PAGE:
The results showed a significant gain in body weight than the whey and carbohydrate groups, as well as an increase in greater lean mass. The BCAA group also had a decrease in their percent body fat and muscular strength was significantly greater than the other groups, suggesting the benefit of BCAA supplementation on exercise performance, muscle recovery, body fat, and lean mass.

Study 3:
This systematic review and meta-analysis reviewed the available clinical evidence for the use of BCAA supplementation in alleviating skeletal muscle damage, within the context of exercise induced muscle damage or muscle injury. Changes in indirect markers of muscle damage were considered as primary outcome measures. Secondary outcome measures were the extent of change in indirect markers of muscle damage.
Eleven studies were included in the analysis and the results suggest that BCAA supplementation (at >200 mg/kg body weight per day) for over 10 days was associated with a positive outcome in exercise-induced low-to-moderate muscle damage. In addition, the analysis showed that BCAA supplementation was especially effective if administered before commencing damaging exercise.

Study 4:
This balanced, randomized, double-blind, cross-over design clinical study aimed to evaluate the effect of a multi-nutrient supplement containing BCAA on inflammatory status, endothelial function, physical function, and mood in middle-aged individuals, as well as improve recovery in exercise participants. Participants were randomized to receive either a placebo or supplement containing 3 g of BCAA for 28 days, then a one week washout period, before crossing over to the other group. Each participant was assessed for brachial artery flow-mediated dilation (FMD), blood measures, and physical performance.
Results showed a significant decrease in the inflammatory marker interleukin-6 (IL-6) and perceived energy also improved in the supplementation group, compared to the placebo group. Additionally, there was a significant decrease in general pain and joint pain in the male participants. There was also an increase in performance in the supplementation group, compared to the placebo group, thereby suggesting that a multi-nutrient supplement, containing BCAA may prolong the physical function and help maintain a healthy, active lifestyle.

Liver Health:
Study 1:
This systematic review and meta-analysis reviewed the evidence for the effect of BCAA on encephalopathy, hepatic decompensation, survival, infection, hospital stay and quality of life in adults with liver cirrhosis and porto-systemic encephalopathy. Nine studies, with 436 patients and a duration of use over 2 weeks, were included in this analysis. At meta-analysis, a significant improvement in the grade of encephalopathy was demonstrated in favour of branched-chain amino acids compared to other nutritional supplements, suggesting that BCAAs might improve porto-systemii encephalopathy and requiring more robust trials for more liver-protecting effects.

Study 2:
This multicenter, retrospective, observational, cohort design, involving 13 tertiary medical centers aimed to evaluate the effect of long-term BCAA supplementation in reducing the severity of liver disease in patients diagnosed with liver cirrhosis. Participants consumed BCAA (4.15 g, 8.3 g or 12.45 g) or control daily for at least 6 months and analyzed for significant differences in Child-Pugh (CP) scores, albumin levels and hepatic encephalopathy from baseline and difference between groups.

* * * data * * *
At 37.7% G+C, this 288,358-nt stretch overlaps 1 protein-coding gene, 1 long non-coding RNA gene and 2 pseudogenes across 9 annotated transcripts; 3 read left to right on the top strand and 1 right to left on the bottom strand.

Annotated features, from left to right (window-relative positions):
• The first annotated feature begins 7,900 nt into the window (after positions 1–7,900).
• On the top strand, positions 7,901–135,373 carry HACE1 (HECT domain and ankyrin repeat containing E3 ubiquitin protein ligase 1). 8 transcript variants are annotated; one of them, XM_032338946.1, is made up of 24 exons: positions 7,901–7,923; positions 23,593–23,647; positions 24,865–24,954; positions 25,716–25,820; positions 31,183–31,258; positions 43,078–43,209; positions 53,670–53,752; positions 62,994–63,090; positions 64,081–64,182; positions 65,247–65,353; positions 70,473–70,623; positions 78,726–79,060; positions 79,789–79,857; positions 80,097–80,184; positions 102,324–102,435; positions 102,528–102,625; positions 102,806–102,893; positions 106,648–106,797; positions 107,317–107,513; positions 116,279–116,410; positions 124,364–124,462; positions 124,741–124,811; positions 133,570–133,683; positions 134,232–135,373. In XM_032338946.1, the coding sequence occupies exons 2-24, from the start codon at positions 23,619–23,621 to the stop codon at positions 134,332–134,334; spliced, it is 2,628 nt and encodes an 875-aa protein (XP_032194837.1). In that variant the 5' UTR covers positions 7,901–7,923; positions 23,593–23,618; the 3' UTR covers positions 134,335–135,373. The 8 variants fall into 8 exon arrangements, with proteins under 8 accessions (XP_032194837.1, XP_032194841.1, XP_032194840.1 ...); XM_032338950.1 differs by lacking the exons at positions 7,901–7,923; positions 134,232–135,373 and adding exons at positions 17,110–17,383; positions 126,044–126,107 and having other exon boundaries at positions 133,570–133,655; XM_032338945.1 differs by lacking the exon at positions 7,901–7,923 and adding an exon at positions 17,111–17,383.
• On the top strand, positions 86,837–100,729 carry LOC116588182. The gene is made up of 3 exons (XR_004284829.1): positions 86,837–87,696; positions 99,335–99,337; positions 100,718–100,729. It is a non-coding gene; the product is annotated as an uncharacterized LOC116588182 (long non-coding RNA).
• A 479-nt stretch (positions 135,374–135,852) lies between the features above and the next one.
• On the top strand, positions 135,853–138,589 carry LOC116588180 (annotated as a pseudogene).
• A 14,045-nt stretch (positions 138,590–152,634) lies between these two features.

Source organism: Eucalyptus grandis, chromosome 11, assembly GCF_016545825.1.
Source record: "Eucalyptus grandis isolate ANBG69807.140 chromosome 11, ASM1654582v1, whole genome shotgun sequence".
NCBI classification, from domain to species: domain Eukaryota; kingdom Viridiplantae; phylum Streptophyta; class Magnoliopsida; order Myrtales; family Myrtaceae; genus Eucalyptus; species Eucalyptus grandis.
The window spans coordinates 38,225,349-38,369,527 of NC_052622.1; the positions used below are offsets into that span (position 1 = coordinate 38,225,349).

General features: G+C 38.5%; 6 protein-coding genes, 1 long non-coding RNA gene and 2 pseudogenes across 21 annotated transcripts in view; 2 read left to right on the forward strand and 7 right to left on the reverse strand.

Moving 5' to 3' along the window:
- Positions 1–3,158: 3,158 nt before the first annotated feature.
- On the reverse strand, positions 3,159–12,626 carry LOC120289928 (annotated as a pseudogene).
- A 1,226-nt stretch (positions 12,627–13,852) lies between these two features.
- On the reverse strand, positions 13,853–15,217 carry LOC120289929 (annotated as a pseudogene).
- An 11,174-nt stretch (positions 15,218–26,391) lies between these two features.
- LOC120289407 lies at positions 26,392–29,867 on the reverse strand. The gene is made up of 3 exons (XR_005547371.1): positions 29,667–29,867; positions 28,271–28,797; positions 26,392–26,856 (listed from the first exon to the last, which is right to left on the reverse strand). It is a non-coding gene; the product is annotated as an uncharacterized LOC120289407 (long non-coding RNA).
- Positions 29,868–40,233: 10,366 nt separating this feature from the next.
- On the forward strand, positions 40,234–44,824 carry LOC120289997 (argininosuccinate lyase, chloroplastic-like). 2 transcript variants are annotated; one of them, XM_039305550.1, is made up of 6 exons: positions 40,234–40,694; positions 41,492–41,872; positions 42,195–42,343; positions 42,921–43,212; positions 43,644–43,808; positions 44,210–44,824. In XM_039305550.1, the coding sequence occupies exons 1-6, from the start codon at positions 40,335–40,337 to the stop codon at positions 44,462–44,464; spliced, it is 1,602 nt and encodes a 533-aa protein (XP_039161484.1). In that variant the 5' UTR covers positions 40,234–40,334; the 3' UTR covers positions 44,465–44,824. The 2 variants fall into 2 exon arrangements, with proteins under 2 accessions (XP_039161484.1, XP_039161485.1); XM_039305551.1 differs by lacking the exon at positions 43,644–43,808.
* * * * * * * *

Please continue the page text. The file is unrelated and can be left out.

Results show significant improvement in MELD (model for end-stage liver disease) scores in the group supplemented with 12.45 g BCAA, compared to baseline and the control group. There was also a significant difference in serum bilirubin and COP score over time, suggesting that long term BCAA supplementation may be beneficial in patients with advanced liver cirrhosis.

Study 3:
The aim of this single-center, prospective clinical study was to evaluate the effect of BCAA on muscle strength and muscle mass in patients with liver cirrhosis. A 28-day pre-treatment observation period was followed by a 24-week supplementation period.
The results showed an increase in muscle strength and a slight decrease in skeletal muscle mass index, compared to the baseline and control groups, showing that BCAA improved low muscle strength in patients with chronic liver disease.

Study 4:
This meta-analysis of randomized controlled clinical trials was carried out to assess the benefits of BCAA supplementation in improving hepatic function in patients undergoing hepatic operation. Eleven clinical studies, including 510 patients, were included in the meta-analysis.
In comparison to the control groups, BCAA supplementation was associated with an improvement in hepatic function, as determined by a significant decrease in total bilirubin. BCAA supplementation was also associated with improvements in plasma levels of albumin and the liver enzyme alanine aminotransferase. In addition, the BCAA groups showed lower complication rates following their operations and lower mean duration of hospital stay, compared to the control groups. These results suggest that BCAA-enriched nutrition improves hepatic function in patients undergoing hepatic operation, thereby helping to reduce the complication risk, duration of hospital stay, and financial burden.

The European Society for Clinical Nutrition and Metabolism (ESPEN) guidelines published in 2006 provided guidelines intended to give evidence-based recommendations for the use of oral nutritional supplements and tube feeding in patients with liver disease. The guideline was discussed and accepted in a consensus conference and one of the recommendations included the use of BCAA for improvement of symptoms and prognosis in liver disease and quality of life.